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Kiran Coetzee
Kiran Coetzee
Kiran Coetzee
Now 17-years-old, Kiran Coetzee’s first experience with writing was when he joined the school newspaper at Uplands College. After exploring his writing capabilities he found he was intoxicated by the world that unfolds while writing. 

Kiran was born in the Western Cape and has travelled from his present home town of White River throughout Southern Africa as well as to Malaysia and also to Argentina on extended trips.  He visited Argentina as a Rotary Scholar representing the Nelspruit District. He has a broad perspective and insight into people with his eyes wide open to the world.

While summiting Kilimanjaro in order to raise funds and awareness for Cansa, Kiran kept a journal of his experiences which captured the mental intensity of the climb. He was named the Regional Cansa Debutant of the year as well as National Cansa Ambassador for South Africa and was featured on the SABC news. He is an enthusiastic rugby and hockey player at school level and a member of his school’s Toastmasters Club. He is involved with community leadership development programmes for Grade 10 and 11 students in the Thaba Chweu area, where he presents talks to peers on leadership. He has also given motivational talks at various schools in Gauteng and Mpumalanga on his Kilimanjaro climb and what it means to achieve a successful summit within oneself.
In 2015 he published his first book, Uncharted Connections.  The title came to him when he was at a particularly low ebb during his epic climb.  The book translates teens (he’s named them Fluorescents) for their parents / teachers, attempting to show confused adults why the generations are on such different tracks.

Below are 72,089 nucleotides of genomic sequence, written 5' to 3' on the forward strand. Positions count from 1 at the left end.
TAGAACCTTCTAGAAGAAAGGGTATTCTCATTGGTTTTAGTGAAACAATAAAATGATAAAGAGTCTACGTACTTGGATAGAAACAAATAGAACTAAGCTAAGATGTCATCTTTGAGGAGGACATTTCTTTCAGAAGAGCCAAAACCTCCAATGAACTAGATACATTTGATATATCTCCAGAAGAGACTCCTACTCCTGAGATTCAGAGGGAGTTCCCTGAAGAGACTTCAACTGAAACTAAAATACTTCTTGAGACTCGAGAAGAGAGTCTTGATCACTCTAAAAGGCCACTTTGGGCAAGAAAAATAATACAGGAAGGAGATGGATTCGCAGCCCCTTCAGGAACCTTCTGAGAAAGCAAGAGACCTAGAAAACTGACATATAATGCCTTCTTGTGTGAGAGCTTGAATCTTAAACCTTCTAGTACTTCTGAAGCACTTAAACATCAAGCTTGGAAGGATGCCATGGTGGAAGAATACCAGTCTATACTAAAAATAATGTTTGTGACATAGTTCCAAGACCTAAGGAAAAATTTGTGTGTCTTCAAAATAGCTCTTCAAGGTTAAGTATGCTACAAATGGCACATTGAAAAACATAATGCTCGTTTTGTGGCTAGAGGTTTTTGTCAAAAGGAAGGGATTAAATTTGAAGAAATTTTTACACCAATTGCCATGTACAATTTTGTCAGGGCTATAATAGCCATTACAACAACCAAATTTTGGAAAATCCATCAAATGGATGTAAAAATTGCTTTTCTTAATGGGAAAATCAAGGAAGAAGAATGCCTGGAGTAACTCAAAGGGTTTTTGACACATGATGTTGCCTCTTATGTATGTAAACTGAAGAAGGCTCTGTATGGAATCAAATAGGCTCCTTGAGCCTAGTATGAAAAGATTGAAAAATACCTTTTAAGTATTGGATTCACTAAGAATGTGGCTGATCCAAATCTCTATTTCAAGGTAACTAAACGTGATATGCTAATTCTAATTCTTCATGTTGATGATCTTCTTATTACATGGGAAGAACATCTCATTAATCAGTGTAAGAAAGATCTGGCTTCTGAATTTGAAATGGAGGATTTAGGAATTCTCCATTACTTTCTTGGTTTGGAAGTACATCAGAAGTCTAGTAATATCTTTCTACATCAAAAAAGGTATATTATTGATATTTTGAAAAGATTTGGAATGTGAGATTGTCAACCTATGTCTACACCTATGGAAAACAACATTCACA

"Kilimanjaro... it never gives you what you plan, instead it has a plan for you..." One of the many wise quotes in this book. This book demonstrates that it is the same with love: love has no interest in leaving you as you were...Relatedness defines us. We mirror each other into existence. As long as you relate to your child as if he or she is changing (hopefully into a well-adapted citizen and someone employable) and you yourself are not open to vulnerability and evolution, the relationship deadens and contracts. As long as you are engaged from a place of your socially defined role, rather than your own living vitality, you cannot connect. Kiran shows how your child will give you monosyllabic answers in protest at this closedness. Shut you out. He shows how this shutdown is essentially a plea for real connection- protesting your 2D presence, your calcified being - your loss of your own life that results in thinking you know, a protest against your self - betrayals and compromises that have made you lose your own bliss. He helps us to see how, even while acknowledging what young people really need from their parents and other "adults" (we really do need new language), role-based relating translates into an inability to deeply embrace the fluorescent life force of the “adolescent".
NAVIGATION
NAVIGATION
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